Unsurprisingly, being a bull rider comes with a physical cost, and Johnson learned that firsthand. The singer broke many bones during his cowboy career, including his ankle, clavicle, and multiple ribs. Johnson shared that he also had to have sinus surgeries. However, he admits that his pride took the biggest beating. 

“I guess I don’t really have a lot of scars other than my pride,” he told The Boot. “My pride has so many scars!”

4. He previously worked in a prison. 

After his bull-riding career was over, Johnson decided to work as a prison supervisor with the Texas Department of Criminal Justice. The job was a natural next step for the singer, as his dad worked there for 32 years. Johnson told Cowboys and Indians that he first worked intake, then in the sexual offenders unit, then maximum security, and he ended his career as a field boss on a horse. Johnson also shares that his was his own boss, the warden of the prison, who encouraged him to quit the job to pursue music. 

5. He was in a band with his dad. 

When Johnson officially transitioned into music in 2006, he started a band, dubbed The Cody Johnson Band, with his dad Carl Johnson and drummer Nathan Reedy. The band released two albums, Black and White Label and Live and Rocking, before Johnson’s father exited the group. However, Johnson and his fellow band members kept pursuing their career, releasing multiple albums in the next few years.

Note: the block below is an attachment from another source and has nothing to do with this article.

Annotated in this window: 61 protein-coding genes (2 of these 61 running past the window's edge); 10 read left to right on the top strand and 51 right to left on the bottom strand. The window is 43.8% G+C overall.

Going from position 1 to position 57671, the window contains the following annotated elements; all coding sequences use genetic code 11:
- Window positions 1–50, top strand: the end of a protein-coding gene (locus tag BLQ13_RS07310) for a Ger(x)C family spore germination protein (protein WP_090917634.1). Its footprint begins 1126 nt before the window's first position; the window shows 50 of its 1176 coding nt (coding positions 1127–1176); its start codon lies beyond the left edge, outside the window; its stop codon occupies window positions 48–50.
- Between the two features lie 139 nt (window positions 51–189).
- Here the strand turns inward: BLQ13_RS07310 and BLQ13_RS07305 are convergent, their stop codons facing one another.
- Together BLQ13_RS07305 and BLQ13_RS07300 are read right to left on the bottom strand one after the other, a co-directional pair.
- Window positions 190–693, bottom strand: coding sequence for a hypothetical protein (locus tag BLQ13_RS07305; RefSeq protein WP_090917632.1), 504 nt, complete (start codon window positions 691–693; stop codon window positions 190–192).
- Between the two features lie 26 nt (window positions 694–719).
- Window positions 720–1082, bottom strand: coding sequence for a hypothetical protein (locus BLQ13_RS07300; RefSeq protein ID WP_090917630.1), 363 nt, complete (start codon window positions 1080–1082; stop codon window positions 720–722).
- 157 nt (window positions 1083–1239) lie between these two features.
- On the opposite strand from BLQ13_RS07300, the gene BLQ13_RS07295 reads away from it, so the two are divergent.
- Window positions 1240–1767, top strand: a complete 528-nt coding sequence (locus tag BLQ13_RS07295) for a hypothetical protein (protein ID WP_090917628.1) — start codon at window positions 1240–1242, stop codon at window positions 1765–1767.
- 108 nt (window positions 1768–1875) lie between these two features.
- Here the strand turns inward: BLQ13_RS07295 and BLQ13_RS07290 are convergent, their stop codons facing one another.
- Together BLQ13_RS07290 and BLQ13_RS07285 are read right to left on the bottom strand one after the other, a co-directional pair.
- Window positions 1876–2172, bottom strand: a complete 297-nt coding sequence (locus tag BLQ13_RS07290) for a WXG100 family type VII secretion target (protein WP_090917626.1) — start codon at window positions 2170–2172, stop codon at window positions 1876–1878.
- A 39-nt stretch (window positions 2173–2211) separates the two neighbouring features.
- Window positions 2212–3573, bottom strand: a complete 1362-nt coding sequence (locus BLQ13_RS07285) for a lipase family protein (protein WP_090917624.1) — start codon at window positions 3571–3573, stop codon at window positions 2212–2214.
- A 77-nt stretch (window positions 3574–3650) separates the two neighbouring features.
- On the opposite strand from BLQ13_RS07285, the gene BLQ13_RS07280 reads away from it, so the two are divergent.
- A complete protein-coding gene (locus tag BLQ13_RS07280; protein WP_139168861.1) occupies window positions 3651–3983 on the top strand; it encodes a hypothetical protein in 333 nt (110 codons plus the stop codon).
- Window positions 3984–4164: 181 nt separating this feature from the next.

6. He had an undeniably successful independent career. 

As Cody Johnson and his band kept pressing forward in their independent country music career, they found nothing but success. They released their third album, Six Strings One Dream, in 2009, and three of the album’s singles landed within the Top 10 on the Texas Music Chart. After the release of his 2011 album, A Different Day, Johnson won the Texas Regional Music Award for New Male Vocalist of the Year. He continued his success with his 2014 album, Cowboy Like Me, which debuted at No. 25 on the Billboard Top Country Albums chart. His sixth album, Gotta Be Me, also saw great success by landing at No. 11 on the Billboard 200 and No. 2 on the Top Country Albums chart. All these achievements were reached without the support of the major label, but those weren’t the only things that stood about Johnson’s independent career.